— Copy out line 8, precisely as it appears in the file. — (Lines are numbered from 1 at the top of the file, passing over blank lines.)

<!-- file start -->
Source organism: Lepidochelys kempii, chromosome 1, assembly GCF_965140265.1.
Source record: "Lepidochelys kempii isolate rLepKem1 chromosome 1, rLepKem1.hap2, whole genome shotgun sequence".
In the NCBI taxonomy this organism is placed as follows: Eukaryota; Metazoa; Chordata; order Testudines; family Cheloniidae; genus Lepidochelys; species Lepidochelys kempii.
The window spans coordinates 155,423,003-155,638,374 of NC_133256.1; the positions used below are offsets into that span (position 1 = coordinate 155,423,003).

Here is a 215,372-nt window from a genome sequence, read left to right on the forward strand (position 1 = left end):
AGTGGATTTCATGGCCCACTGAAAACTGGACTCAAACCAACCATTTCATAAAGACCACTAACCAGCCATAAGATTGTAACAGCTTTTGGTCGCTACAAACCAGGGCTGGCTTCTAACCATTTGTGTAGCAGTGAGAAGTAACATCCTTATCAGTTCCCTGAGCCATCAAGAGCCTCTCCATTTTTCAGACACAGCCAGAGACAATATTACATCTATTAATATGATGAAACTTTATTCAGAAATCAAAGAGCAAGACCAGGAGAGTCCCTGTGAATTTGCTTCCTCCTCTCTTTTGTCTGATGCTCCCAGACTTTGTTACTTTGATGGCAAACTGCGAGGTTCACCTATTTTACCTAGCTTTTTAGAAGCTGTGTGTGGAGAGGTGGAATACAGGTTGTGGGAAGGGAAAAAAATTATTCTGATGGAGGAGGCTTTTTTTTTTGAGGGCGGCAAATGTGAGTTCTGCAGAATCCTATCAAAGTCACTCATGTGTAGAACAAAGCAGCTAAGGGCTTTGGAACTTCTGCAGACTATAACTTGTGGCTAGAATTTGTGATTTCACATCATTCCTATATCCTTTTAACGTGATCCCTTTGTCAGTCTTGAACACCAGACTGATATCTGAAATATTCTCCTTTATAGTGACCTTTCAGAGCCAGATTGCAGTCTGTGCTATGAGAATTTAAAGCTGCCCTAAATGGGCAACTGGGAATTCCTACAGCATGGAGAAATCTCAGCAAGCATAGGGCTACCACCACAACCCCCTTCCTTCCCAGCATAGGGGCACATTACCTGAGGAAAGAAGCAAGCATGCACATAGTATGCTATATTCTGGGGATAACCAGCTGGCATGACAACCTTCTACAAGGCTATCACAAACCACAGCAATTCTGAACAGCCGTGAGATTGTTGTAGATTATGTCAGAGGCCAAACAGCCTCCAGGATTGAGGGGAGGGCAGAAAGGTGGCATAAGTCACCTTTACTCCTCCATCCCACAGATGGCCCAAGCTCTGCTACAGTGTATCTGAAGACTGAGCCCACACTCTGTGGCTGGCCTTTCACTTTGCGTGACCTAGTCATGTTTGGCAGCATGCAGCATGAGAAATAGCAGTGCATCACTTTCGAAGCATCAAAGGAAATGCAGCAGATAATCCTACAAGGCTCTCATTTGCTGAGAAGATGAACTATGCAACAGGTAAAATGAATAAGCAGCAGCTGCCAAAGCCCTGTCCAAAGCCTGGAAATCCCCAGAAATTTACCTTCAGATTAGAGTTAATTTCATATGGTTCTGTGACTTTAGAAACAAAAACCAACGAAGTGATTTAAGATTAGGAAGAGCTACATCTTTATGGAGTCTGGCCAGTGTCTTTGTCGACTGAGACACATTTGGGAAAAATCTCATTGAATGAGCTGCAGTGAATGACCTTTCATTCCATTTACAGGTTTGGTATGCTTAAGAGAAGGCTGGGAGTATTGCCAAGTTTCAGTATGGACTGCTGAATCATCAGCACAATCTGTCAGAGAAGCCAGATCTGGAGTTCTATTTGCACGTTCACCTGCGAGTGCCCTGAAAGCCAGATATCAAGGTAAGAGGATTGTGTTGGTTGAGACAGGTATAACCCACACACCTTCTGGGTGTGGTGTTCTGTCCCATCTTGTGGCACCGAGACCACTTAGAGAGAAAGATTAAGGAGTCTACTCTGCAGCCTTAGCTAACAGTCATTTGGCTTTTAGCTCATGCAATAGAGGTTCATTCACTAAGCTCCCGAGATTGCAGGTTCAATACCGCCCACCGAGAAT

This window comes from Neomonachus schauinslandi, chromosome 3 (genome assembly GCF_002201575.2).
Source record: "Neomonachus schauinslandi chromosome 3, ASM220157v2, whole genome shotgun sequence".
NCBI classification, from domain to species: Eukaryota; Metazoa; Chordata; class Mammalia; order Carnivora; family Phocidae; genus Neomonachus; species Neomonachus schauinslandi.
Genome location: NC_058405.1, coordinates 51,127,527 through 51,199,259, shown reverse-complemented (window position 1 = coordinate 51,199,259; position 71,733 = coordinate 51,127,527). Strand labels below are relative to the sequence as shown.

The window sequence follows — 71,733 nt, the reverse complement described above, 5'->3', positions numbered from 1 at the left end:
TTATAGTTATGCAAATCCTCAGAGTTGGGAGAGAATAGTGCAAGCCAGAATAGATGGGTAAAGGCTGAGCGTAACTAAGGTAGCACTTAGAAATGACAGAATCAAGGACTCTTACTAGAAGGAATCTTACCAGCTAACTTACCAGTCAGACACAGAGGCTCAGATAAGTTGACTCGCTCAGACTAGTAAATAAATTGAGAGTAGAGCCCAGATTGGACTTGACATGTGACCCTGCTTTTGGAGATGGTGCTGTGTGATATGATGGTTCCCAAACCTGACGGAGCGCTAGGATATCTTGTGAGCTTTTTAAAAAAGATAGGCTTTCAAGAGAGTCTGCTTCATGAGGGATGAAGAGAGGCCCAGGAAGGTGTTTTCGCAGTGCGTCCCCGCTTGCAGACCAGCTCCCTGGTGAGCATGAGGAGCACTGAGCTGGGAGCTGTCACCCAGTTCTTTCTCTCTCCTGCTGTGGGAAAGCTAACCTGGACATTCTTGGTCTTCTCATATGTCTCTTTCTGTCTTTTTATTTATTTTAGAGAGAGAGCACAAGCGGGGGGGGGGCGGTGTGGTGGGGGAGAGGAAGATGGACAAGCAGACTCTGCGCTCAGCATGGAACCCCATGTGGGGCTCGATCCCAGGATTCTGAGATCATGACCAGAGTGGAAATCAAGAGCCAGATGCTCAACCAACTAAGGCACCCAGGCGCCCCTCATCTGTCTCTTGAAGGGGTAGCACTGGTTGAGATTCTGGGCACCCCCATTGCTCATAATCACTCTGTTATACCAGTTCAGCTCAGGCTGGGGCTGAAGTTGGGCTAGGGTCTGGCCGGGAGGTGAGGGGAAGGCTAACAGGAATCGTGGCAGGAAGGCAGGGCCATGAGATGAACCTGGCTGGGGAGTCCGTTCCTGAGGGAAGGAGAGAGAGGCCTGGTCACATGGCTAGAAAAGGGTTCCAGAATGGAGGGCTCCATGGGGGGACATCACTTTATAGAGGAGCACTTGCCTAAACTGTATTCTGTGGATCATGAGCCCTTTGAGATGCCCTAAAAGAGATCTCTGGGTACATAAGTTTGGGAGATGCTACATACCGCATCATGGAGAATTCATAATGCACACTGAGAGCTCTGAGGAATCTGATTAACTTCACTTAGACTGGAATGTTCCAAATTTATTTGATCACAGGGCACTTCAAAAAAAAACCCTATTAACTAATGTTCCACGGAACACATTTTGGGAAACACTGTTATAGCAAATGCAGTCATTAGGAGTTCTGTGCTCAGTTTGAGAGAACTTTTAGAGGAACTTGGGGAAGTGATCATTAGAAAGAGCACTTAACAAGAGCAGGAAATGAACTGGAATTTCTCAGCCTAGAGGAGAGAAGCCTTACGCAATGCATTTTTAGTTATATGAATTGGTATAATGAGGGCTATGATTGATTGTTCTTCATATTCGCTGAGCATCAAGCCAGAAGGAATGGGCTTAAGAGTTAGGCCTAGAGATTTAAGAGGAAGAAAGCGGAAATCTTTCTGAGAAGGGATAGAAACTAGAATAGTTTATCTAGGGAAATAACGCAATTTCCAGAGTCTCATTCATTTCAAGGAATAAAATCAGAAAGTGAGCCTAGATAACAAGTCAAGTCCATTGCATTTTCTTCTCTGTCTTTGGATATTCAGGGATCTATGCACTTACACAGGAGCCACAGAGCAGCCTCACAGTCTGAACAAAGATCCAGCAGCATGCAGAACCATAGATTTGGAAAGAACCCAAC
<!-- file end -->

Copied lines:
Source record: "Neomonachus schauinslandi chromosome 3, ASM220157v2, whole genome shotgun sequence".